In that case I'd be looking at a different line of work.
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Old 06-10-2013, 02:55 PM   #10
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for years the way to figure out how much "house" you could afford was to take your annual income and multiply it by 3. this means you'd be spending 1/3 of your income on housing.

I believe most lending institutions have gone back to something similar to this now.

you would probably find better deals buying a fixer-upper than building or buying new.

Good luck!
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Old 06-10-2013, 03:00 PM   #11
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Look into Habitat. It's a ton of hoops to jump through, but it solves the initial $ qualifying problems. One was just built near me for $ 134,000.
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Old 06-10-2013, 03:11 PM   #12
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Quote:
Originally Posted by wkearney99 View Post

They're not called 'starter homes' because you're doing the starting. A builder typically does the starting. You're just buying a place that's already been built.

.


A starter home could be 50 years old. It means its for first time buyers, as in affordability
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Old 06-10-2013, 04:07 PM   #13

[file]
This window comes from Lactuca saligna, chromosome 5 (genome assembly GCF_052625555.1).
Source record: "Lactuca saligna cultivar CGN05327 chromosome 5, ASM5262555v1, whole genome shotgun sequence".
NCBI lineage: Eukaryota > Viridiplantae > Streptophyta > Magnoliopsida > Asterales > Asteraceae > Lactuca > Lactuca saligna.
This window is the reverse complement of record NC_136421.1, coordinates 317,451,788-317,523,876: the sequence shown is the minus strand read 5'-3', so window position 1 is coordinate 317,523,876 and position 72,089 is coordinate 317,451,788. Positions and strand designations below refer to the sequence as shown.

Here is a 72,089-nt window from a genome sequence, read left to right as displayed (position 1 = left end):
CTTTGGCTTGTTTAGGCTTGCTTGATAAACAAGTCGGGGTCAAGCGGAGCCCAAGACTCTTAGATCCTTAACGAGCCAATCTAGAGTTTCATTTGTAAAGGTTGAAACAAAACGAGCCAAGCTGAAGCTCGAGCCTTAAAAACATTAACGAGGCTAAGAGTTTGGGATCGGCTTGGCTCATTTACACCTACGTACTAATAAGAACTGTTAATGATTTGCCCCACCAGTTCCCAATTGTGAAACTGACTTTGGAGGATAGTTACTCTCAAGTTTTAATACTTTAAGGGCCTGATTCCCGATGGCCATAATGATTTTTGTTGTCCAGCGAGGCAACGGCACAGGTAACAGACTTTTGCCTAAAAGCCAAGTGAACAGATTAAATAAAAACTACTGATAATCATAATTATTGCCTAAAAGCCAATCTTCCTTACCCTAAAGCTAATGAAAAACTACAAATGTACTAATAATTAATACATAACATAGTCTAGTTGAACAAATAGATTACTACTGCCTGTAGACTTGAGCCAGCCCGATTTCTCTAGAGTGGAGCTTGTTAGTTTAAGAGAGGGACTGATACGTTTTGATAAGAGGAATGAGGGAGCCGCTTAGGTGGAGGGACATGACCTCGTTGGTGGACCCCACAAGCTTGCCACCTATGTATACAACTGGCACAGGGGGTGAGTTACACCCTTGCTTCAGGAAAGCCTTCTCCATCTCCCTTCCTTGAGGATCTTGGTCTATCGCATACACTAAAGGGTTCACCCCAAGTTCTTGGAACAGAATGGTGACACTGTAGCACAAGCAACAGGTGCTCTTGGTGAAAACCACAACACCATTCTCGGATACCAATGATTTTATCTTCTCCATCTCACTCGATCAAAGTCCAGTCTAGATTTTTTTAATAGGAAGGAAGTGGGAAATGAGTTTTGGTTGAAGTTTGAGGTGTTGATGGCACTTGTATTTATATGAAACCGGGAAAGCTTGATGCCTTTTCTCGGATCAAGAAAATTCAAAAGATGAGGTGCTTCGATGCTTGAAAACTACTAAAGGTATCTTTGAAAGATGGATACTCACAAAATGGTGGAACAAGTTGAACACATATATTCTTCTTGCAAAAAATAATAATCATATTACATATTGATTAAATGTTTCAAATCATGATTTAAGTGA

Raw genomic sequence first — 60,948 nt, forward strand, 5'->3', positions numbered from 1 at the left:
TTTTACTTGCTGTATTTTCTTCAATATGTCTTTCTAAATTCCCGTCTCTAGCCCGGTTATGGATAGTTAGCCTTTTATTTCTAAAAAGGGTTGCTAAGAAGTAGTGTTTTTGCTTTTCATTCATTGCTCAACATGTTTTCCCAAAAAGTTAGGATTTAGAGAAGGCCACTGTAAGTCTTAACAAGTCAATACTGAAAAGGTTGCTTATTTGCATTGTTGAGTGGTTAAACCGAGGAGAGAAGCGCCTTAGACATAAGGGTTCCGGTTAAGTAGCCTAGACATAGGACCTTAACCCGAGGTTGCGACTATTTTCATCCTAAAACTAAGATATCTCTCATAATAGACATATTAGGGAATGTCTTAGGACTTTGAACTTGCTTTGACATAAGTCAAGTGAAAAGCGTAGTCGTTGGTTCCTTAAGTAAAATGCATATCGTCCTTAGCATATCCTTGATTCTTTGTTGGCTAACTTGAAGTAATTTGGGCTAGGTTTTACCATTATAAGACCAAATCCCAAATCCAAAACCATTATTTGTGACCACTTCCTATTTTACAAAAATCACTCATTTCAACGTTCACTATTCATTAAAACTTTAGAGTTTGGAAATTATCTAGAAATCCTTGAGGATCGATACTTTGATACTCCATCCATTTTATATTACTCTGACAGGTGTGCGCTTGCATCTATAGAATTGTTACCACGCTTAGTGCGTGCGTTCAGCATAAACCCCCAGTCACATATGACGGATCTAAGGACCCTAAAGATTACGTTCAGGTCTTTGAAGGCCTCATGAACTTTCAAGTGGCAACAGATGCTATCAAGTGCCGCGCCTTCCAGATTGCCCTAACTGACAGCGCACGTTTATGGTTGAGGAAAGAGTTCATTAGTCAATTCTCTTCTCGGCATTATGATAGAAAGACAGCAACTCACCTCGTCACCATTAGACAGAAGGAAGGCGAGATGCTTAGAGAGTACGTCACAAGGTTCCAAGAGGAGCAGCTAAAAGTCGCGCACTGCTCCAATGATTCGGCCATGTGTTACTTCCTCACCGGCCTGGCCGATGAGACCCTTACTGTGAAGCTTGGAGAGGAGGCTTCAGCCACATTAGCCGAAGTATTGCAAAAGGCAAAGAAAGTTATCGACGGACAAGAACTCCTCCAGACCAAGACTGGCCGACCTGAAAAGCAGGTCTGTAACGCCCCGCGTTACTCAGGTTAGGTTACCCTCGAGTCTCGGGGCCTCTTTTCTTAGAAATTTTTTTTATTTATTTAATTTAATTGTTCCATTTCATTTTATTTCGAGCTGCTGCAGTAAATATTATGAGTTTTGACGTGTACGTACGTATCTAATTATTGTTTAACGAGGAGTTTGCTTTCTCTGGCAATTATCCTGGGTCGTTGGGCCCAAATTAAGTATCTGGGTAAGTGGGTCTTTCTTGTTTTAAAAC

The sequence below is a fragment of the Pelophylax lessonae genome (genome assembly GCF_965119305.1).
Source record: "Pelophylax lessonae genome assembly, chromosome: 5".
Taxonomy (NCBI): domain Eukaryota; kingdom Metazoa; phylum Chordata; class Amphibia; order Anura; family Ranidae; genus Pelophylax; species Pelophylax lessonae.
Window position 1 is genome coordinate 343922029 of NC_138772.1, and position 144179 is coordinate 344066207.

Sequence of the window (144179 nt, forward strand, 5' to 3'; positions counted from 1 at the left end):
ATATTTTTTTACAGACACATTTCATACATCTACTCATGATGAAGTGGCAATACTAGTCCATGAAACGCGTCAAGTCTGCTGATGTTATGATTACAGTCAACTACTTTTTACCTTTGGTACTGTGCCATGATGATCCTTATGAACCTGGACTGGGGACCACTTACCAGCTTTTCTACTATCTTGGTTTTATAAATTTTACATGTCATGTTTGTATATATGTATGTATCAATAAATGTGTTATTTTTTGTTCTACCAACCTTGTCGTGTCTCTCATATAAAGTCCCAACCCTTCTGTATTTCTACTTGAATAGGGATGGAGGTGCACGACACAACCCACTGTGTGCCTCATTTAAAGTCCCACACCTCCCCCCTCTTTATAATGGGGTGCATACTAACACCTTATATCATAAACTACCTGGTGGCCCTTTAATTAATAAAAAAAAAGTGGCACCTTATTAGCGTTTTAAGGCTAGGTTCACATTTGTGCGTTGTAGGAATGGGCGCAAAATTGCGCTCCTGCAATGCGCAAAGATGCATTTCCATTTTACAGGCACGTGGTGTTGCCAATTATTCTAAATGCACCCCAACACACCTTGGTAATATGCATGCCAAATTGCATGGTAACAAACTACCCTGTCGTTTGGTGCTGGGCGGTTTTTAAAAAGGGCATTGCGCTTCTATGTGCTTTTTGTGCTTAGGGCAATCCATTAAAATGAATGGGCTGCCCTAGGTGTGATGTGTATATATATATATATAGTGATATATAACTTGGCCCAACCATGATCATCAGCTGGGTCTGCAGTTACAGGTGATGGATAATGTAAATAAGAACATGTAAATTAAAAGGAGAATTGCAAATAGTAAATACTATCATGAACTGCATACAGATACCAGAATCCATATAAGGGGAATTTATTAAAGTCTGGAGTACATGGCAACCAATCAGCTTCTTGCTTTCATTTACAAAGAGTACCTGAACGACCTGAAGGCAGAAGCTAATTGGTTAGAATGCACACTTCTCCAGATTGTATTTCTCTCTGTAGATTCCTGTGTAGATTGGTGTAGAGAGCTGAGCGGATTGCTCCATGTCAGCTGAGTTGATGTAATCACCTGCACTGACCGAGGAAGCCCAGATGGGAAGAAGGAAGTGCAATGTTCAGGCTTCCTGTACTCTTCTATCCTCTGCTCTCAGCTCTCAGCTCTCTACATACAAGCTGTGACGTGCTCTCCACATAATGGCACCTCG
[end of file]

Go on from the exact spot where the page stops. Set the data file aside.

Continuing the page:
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I will be building it because I am a carpenter by training, the house is for me to live in. If I get full time with the city and I can change departments.
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Old 06-10-2013, 05:02 PM   #14
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My wife and I, both in our 60s, recently finished building our log home almost entirely by ourselves. Trust me, carpentry is one of the easiest and least expensive parts of home construction. We subbed out the foundation because there was no way I was doing block work at my age. Also the HVAC, because we couldn't legally do it, and the metal roof, because that's not a DIY job. Same for the septic system and well. Those things, plus the cost of the land, came to more than six times what you earn in a year. We had planned for the project for a long time, so did not need any loan. Also, I was retired and we lived in our RV on the property, so there was unlimited time for working on the house.

It is great that you want to build your own house. It is very satisfying, and very few people other than professionals actually do it. But you must be realistic about the timeframe and what it's REALLY going to cost.

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Old 06-14-2013, 07:25 AM   #15
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You would prob be better off buying a fixer upper and completely renovating it. Your going to need money for a down payment and lawyer fees up front. And with you making the money your making I am sorry but your going to need to do some saving. What you make is less the min wage in Canada( where I live).